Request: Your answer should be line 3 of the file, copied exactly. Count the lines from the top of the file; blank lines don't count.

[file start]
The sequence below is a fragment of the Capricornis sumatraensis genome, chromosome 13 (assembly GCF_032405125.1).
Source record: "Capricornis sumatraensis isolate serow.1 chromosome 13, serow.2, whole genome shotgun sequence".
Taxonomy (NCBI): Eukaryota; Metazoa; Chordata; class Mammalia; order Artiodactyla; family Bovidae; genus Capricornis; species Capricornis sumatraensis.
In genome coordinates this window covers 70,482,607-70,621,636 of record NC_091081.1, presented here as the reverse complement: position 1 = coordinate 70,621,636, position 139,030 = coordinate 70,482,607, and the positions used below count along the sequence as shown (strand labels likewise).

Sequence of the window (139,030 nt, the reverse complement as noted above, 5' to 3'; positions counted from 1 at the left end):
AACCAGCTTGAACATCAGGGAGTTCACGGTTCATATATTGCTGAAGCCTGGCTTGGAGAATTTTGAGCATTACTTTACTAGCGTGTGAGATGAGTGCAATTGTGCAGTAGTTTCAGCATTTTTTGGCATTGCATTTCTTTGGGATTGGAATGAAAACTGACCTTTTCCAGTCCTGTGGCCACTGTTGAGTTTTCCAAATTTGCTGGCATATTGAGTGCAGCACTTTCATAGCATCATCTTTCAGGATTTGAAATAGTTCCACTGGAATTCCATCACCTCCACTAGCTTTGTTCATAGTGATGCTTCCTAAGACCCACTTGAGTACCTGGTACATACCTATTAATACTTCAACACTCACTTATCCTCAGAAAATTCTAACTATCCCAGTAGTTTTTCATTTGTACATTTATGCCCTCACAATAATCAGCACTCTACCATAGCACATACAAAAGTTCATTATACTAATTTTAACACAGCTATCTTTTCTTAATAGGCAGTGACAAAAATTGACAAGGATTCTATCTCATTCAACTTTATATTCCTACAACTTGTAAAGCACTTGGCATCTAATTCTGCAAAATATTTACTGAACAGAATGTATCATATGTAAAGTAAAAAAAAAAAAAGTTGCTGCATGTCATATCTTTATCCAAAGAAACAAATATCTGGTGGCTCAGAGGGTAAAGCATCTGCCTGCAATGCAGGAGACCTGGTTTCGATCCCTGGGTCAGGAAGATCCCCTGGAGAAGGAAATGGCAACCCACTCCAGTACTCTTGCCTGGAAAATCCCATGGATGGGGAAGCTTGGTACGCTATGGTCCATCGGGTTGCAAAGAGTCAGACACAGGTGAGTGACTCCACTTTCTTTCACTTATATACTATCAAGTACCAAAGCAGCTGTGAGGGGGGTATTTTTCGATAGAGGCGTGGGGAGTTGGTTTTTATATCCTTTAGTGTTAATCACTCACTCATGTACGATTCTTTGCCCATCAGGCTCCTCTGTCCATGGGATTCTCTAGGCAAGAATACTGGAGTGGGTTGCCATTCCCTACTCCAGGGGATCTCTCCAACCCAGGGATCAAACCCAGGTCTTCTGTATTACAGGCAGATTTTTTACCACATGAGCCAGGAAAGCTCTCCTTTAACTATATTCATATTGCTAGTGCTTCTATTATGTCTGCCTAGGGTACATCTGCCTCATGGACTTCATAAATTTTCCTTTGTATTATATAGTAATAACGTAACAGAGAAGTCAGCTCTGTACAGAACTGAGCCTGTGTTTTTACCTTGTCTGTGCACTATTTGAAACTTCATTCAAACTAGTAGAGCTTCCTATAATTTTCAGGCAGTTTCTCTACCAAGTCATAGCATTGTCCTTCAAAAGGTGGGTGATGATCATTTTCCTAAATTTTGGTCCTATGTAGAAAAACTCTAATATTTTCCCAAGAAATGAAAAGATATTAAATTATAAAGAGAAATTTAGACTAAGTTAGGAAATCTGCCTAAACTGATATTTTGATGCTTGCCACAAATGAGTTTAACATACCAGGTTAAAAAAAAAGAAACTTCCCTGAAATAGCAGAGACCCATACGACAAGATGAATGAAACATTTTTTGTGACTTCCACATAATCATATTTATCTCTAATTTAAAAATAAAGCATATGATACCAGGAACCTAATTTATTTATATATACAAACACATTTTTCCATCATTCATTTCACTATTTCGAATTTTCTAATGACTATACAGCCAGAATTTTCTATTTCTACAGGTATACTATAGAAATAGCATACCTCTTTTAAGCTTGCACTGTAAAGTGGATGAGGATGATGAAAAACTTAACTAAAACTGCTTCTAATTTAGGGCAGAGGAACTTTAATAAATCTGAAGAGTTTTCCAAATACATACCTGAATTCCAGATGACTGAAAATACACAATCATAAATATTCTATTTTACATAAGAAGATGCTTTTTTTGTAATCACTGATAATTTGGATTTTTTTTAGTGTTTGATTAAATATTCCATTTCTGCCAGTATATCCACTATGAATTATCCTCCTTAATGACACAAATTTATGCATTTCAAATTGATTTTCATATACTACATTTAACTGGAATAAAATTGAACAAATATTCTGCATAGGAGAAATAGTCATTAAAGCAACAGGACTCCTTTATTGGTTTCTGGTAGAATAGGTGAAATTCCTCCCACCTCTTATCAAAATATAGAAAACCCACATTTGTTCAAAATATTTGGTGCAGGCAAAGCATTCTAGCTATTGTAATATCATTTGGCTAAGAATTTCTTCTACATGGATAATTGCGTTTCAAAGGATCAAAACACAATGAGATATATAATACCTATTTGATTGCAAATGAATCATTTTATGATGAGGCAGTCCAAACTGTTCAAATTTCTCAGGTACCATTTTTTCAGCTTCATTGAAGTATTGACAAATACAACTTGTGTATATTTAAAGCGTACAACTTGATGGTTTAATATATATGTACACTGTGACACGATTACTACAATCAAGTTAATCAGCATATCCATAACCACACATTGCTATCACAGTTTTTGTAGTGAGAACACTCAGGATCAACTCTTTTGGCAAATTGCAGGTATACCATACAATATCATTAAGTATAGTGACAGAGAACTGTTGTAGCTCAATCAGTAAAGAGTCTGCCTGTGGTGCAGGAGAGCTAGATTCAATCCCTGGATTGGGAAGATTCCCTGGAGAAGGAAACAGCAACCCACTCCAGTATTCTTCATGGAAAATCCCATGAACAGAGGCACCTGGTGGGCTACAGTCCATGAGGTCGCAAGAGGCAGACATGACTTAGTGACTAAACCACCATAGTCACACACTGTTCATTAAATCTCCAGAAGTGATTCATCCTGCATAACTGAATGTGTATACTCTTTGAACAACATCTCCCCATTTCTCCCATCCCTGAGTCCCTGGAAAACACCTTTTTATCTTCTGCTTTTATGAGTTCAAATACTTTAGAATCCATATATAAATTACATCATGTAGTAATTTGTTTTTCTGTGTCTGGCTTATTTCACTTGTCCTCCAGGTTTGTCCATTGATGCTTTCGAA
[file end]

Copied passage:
Taxonomy (NCBI): Eukaryota; Metazoa; Chordata; class Mammalia; order Artiodactyla; family Bovidae; genus Capricornis; species Capricornis sumatraensis.